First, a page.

Recently-Approved MPS Referendum Could Be A Financial 'Life Raft' Amid Pandemic
If voters didn't approve a tax referendum for Milwaukee Public Schools in April, the district would have been in a dire situation. That’s according to researchers with the Wisconsin Policy Forum, which analyzes the MPS budget each year.
MPS leaders are deciding how to spend $57 million in new referendum revenue in the upcoming year. The referendum is phased in, with the district receiving $57 million in 2020, increasing to $87 million in 2023.
Leaders billed the referendum as a big step toward giving students “the schools they deserve” by enhancing programs that are lacking at many schools, like art, music and physical education.
But Anne Chapman and Rob Henken, authors of the Policy Forum report on the MPS budget, say the referendum may not be as transformative as leaders hoped. Instead, it could serve to prop up previously-approved employee salary schedules and buffer against losses brought on by the coronavirus pandemic.
“This $57 million may be more of a life raft than a real exciting element that is going to result in lots of programming and services for MPS students,” Henken said. “It’s certainly possible that a major chunk of that $57 million is going to have to be exhausted filling holes that have emerged as a result of expenditures and revenue cuts … from the crisis.”
"This $57 million may be more of a life raft than a real exciting element that is going to result in lots of programming and services for MPS students." - Rob Henken
Wisconsin’s coffers are taking a major hit from the pandemic, and state leaders may decide to reduce support for K-12 education since it’s the largest line item in the state budget. MPS relies on state funding for 72% of its operations funding.
For now, MPS is building its budget without any projected COVID-19-related losses. For that reason, Chapman says Superintendent Keith Posley’s $1.2 billion plan for the upcoming year is a sort of “placeholder” budget.
“This does not give us a very good idea of what the district truly faces,” Chapman said. “We couldn’t assess what they’re facing, and they can’t either — they don’t have a crystal ball. What we would have liked to see is some contingency budgets. For them to say, if state aid gets cut by this percent, this is what we have to do.”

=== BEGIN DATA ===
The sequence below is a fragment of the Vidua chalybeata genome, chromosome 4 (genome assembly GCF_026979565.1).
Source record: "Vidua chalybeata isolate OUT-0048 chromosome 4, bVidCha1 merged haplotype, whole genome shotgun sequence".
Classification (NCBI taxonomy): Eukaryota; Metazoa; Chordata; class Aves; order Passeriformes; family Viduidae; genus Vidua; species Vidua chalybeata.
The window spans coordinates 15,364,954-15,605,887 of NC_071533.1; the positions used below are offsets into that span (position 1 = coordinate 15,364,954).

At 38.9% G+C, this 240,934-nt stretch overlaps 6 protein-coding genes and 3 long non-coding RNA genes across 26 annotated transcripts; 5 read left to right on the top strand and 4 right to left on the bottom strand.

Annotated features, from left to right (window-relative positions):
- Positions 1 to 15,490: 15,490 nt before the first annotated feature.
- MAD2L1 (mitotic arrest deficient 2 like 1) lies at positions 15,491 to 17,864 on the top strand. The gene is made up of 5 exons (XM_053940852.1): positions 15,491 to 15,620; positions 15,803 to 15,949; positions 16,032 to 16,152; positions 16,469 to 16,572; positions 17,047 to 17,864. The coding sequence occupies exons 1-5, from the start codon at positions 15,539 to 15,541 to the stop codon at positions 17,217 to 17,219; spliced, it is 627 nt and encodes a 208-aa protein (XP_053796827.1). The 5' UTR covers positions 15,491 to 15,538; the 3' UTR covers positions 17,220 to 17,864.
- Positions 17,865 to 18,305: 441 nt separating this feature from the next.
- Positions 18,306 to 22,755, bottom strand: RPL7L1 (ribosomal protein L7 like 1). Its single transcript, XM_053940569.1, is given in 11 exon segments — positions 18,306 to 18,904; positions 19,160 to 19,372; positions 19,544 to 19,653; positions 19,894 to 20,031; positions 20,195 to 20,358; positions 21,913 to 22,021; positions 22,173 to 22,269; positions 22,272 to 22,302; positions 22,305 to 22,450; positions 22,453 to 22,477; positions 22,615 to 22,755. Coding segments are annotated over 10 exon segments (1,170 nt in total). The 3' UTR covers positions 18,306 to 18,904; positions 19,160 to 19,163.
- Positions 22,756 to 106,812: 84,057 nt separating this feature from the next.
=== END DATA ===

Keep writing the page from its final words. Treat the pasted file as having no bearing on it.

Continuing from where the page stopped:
But there are some certainties, including the fact that new employee salary schedules approved by the school board last year are amounting to a major long-term expense. The salary schedules reinstate predictable "steps" for most classes of MPS workers, including teachers, with the goal of attracting and retaining qualified staff.
The Policy Forum researchers point out that MPS leaders have not presented a plan to the public about how the district will afford the salary schedules in future years.
“At the time of that it was approved, district leaders didn’t really know where the dollars were coming from to support the new structure, justifiable though it may be,” Henken said. “That’s where there could have been more discussion. And in the run-up to the referendum, it could have been made more clear that part of this was to support a new compensation framework that had already been adopted.”
In the upcoming school year, MPS plans to spend about half of the referendum money — $25.5 million — on the salary schedules. The salary schedules will increase salary and wage costs by about $76 million over five years, according to district projections.
Chapman notes that much of the rest of the referendum revenue is slated for more than 200 new positions, which will allow MPS to grow its programs for students.
“There’s some significant increases in staffing in areas that have long been documented to be high-need for MPS,” Chapman said. “These are pretty unprecedented investments in these particular areas.”
For example, the district would increase:
- library media specialists by 77%
- art, music, and physical education teachers by 34.6%
- advanced academics by 17.2%
But there is still the question of how MPS will be able to sustain new positions when it faces severe financial challenges. Those challenges include $170 million in deferred maintenance, a future loss of $24 million in state integration aid due to the ending of Chapter 220 program, and a possible cut in state support because of the pandemic.
In recent weeks, MPS board members added new expenses to the budget proposal, including funding for more ethnic studies teachers and increasing minimum pay to $15 per hour. At a meeting Thursday, the school board will decide whether to approve the spending plan.
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